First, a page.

Instant Opinion

‘The most toe-curlingly embarrassing TV you’ll ever see in your life’

Your digest of analysis from the British and international press

1

Holly Baxter for The Independent

The toe-curling embarrassment of Piers Morgan’s interview with Donald Trump

on angry white men

Writing about Piers Morgan’s interview with Donald Trump on last night’s launch of TalkTV, Holly Baxter says: “I can confirm that the Piers/Donald interview is the most toe-curlingly embarrassing TV you’ll ever see in your life.” She writes that there was “a healthy abundance of straw men” and “‘white man railing against liberals’ bingo”, such as shrieks about “vegans”. She says the Trump interview itself was “mind-numbingly boring” apart from when the former president was coy about whether he will run again for the White House. Turning to TalkTV’s prospects, Baxter writes: “If conversations from 2019 being tediously rehashed and cold coals being raked over in the hope that one slightly tepid ember might remain are your thing, then you’re gonna enjoy everything about Piers Morgan’s new show.” However, she adds: “If you’re looking for something new, you might want to change to the shopping channel.”

2

William Hague in The Times

Boris Johnson will have to change if he’s to survive

on the importance of consistency

Although William Hague “didn’t approve of Brexit, preferred Jeremy Hunt in the leadership election and [has] often disapproved of how the government has been run”, he “still tried to speak up” for Boris Johnson. The prime minister has a “natural, irrepressible tendency to try to cheer up the audience in front of him”, so “even if he has to go through the humblest apologies on the floor of the Commons… he will then go upstairs to the 1922 Committee of his own MPs and seek roars of approval for jokes and ripostes to the attacks of the Archbishop of Canterbury”, writes Hague in The Times. If leaders “give a different impression of their values and priorities behind the scenes to their public posture, it will always cause trouble,” argues Hague. “MPs become troubled and less likely to be sure of their arguments. Officials don’t know which persona of their boss they are trying to serve.” Johnson will “only survive if his party hears the same message, inside and out,” he concludes.

3

Owen Jones in The Guardian

These shocking stories show mental health is still not being taken seriously in England

on avoidable misery

Owen Jones does not wish to criticise “the NHS’s overworked and underpaid army of staff,” but instead offers “a plea for attention to solve one of the great under-discussed crises of modern Britain: the mental distress that blights the lives of millions of citizens, and the lack of provision to tackle it”. The Guardian columnist notes that “more investment has been ploughed into the sector, including £500m last year in response to the pandemic”. However, this needs to be matched with “adequate funding and better joined-up working between different NHS services”, he feels. “Perhaps the sheer number of crises afflicting modern Britain is crowding out the space to talk about [mental health],” but “avoidable misery is imposed on the lives of millions because of a recurring failure to match need with provision – and the human cost is incalculable”.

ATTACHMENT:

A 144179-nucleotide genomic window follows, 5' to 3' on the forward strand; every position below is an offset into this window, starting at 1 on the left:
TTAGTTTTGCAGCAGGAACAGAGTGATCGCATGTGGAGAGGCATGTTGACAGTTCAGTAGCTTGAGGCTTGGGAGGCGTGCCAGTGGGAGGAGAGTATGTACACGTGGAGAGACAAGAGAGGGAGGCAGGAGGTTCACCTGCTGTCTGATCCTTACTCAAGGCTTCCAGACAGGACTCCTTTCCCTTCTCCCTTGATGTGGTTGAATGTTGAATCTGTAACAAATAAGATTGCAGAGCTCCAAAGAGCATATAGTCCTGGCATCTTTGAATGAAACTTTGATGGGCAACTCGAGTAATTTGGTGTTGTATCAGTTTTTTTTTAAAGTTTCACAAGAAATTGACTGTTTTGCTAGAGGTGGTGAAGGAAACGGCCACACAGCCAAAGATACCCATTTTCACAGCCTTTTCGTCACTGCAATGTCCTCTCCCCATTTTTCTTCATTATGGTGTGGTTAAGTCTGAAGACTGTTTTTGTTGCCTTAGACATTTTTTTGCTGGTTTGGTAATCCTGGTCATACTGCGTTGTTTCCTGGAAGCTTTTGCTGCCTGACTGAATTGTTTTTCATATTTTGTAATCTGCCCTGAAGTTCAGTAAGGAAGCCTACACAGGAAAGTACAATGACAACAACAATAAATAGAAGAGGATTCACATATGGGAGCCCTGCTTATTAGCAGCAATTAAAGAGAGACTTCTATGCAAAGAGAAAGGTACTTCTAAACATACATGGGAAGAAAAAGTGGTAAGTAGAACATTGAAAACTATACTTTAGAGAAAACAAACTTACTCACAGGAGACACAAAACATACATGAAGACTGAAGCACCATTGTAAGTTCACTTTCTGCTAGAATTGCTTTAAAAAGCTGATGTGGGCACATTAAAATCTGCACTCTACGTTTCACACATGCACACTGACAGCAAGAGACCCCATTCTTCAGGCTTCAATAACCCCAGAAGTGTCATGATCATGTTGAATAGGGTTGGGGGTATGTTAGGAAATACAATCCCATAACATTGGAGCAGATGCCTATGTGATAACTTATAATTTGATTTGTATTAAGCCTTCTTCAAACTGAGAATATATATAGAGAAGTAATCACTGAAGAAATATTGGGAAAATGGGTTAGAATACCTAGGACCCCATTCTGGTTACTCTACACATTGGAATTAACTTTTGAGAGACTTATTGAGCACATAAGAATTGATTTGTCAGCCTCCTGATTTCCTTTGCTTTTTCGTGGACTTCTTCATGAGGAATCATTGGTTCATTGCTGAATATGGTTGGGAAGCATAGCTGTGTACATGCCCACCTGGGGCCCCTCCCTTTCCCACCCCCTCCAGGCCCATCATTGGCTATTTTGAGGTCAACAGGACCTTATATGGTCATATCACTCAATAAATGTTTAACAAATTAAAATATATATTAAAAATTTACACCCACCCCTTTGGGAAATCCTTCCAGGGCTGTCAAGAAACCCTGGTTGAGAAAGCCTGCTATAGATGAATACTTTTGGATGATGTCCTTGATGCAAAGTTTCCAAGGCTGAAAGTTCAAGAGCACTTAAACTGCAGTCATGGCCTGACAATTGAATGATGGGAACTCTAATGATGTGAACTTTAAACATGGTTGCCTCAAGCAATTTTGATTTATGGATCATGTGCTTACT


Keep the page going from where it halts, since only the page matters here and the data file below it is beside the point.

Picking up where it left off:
4

Nicholas Goldberg in the Los Angeles Times

Some people hope the Israeli-Palestinian conflict will fade away. But that’s not happening

on short-term thinking

Nicholas Goldberg notes recent violence in Israel, including seven Israelis shot dead and clashes at the Al-Aqsa mosque, where more than 150 Palestinians were wounded by Israeli riot police. Writing for the Los Angeles Times, the former Jerusalem resident says the “violence is the predictable result of more than a half-century of Israeli military occupation that festers and chafes and inevitably blows up into clashes like these”. Too many people in Israel, the US and elsewhere have “played down the conflict, shrugged off its underlying causes and hoped that if they just ignore it, it’ll go away, or subside to a manageable level,” he writes. However, he adds, “this strategy won’t work indefinitely” because “the status quo is morally untenable and the conflict won’t disappear”. World leaders can “avert their gaze” and Israel “can go about its business as if it were not carrying out an intolerable, indefensible military occupation just across the Green Line” but “until the roots of the conflict are addressed, the violence won’t fade”.

5

Ben Marlow in The Telegraph

The age of the overpriced takeaway is nearing an end

on an overhyped sector

An “almighty shareholder backlash” has cast doubt over Just Eat Takeaway’s £5.8bn takeover of American rival Grubhub, writes Ben Marlow, and this “may turn out to be the moment that the age of the overpriced takeaway came screeching to a very abrupt end”. The Telegraph’s chief City commentator writes that “in a desperately crowded field, the food delivery app industry is among the most overhyped to have ever come out of Silicon Valley”. Now “the world is rediscovering its love of eating out” so “those same cold burgers and overpriced pizzas that lost their topping during transit yet sustained us through lockdown no longer look so appetising”. As the sector’s giants scramble to prove there is “more to the model than just delivering a limp kebab to a student flat in Kings Cross after last orders”, Marlow wonders if “the food delivery boom was a largely London-centric fad that has already had its day”. Few outside of the capital’s “metropolitan bubble” will mourn its passing, he says.

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